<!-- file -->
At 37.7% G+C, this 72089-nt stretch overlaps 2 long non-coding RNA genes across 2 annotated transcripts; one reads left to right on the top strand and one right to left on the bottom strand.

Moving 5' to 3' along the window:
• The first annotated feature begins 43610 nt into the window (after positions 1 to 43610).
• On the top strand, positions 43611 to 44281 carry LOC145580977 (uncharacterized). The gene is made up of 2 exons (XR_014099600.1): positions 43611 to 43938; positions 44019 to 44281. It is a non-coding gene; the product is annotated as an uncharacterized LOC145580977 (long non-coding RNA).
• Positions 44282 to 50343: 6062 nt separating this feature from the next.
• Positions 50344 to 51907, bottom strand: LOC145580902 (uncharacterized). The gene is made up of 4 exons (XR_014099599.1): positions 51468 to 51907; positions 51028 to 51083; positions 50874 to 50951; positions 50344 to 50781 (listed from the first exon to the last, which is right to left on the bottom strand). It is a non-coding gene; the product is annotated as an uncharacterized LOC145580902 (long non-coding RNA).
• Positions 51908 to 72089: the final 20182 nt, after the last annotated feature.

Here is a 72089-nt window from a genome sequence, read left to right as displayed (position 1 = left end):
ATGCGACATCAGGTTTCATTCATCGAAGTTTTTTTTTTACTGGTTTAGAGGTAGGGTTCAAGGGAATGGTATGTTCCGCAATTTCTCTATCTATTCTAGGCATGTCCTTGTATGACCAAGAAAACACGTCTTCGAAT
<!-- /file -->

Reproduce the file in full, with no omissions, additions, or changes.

At 37.7% G+C, this 72089-nt stretch overlaps 2 long non-coding RNA genes across 2 annotated transcripts; one reads left to right on the top strand and one right to left on the bottom strand.

Moving 5' to 3' along the window:
• The first annotated feature begins 43610 nt into the window (after positions 1 to 43610).
• On the top strand, positions 43611 to 44281 carry LOC145580977 (uncharacterized). The gene is made up of 2 exons (XR_014099600.1): positions 43611 to 43938; positions 44019 to 44281. It is a non-coding gene; the product is annotated as an uncharacterized LOC145580977 (long non-coding RNA).
• Positions 44282 to 50343: 6062 nt separating this feature from the next.
• Positions 50344 to 51907, bottom strand: LOC145580902 (uncharacterized). The gene is made up of 4 exons (XR_014099599.1): positions 51468 to 51907; positions 51028 to 51083; positions 50874 to 50951; positions 50344 to 50781 (listed from the first exon to the last, which is right to left on the bottom strand). It is a non-coding gene; the product is annotated as an uncharacterized LOC145580902 (long non-coding RNA).
• Positions 51908 to 72089: the final 20182 nt, after the last annotated feature.

Here is a 72089-nt window from a genome sequence, read left to right as displayed (position 1 = left end):
ATGCGACATCAGGTTTCATTCATCGAAGTTTTTTTTTTACTGGTTTAGAGGTAGGGTTCAAGGGAATGGTATGTTCCGCAATTTCTCTATCTATTCTAGGCATGTCCTTGTATGACCAAGAAAACACGTCTTCGAAT